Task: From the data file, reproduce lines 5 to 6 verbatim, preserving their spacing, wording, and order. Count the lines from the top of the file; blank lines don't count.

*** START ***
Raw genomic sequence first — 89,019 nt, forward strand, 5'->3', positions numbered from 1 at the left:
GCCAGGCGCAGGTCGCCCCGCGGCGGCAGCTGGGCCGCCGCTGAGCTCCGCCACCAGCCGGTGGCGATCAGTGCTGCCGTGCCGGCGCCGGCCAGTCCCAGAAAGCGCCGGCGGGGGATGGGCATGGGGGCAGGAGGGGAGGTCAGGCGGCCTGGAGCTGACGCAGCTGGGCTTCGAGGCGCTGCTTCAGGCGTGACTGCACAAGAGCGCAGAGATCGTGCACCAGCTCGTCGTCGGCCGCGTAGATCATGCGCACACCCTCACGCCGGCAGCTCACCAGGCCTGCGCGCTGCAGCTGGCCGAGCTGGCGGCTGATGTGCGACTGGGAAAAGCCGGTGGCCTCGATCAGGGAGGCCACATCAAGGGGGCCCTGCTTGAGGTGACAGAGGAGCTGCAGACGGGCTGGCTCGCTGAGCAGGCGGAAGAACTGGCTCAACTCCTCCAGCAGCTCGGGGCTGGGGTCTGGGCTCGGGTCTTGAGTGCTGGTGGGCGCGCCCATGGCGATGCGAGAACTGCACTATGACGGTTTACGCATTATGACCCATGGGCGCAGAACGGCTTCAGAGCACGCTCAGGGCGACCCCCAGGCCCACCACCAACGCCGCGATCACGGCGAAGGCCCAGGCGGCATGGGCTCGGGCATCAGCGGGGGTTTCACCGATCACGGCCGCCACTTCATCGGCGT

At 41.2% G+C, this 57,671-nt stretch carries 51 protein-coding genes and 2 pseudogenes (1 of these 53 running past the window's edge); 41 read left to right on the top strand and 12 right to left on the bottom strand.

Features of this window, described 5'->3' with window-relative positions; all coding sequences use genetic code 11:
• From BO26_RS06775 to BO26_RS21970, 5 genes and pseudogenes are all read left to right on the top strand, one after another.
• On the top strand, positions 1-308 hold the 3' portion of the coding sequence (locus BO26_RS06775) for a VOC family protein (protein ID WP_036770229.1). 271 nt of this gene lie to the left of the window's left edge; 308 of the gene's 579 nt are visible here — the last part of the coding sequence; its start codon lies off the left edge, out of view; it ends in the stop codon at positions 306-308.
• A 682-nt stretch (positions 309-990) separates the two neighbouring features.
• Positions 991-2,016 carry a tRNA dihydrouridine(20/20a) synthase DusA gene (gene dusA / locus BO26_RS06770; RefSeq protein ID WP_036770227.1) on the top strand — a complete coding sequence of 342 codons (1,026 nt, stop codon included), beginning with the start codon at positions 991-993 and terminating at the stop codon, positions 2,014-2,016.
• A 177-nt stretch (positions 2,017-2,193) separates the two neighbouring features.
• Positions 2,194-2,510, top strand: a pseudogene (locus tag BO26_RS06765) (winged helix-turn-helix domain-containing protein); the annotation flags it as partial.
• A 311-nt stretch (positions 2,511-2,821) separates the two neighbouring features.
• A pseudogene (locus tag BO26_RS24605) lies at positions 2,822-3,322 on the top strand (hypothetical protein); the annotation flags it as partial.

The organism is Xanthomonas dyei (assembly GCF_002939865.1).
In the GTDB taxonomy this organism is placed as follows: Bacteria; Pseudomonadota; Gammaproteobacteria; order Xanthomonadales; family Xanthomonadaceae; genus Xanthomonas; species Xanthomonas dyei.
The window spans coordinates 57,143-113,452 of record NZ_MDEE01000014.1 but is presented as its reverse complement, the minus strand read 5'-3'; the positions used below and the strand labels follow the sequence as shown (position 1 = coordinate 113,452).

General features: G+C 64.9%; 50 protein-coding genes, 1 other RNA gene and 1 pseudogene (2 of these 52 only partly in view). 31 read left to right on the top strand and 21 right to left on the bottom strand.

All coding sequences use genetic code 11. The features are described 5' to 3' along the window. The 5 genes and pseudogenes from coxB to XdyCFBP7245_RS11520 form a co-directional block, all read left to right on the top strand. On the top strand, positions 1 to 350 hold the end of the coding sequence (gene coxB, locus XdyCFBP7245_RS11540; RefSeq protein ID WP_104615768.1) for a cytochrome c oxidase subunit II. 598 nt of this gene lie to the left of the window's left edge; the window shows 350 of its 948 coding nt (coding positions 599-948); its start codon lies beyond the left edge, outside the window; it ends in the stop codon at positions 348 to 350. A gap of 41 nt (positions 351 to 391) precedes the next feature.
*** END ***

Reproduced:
• From BO26_RS06775 to BO26_RS21970, 5 genes and pseudogenes are all read left to right on the top strand, one after another.
• On the top strand, positions 1-308 hold the 3' portion of the coding sequence (locus BO26_RS06775) for a VOC family protein (protein ID WP_036770229.1). 271 nt of this gene lie to the left of the window's left edge; 308 of the gene's 579 nt are visible here — the last part of the coding sequence; its start codon lies off the left edge, out of view; it ends in the stop codon at positions 306-308.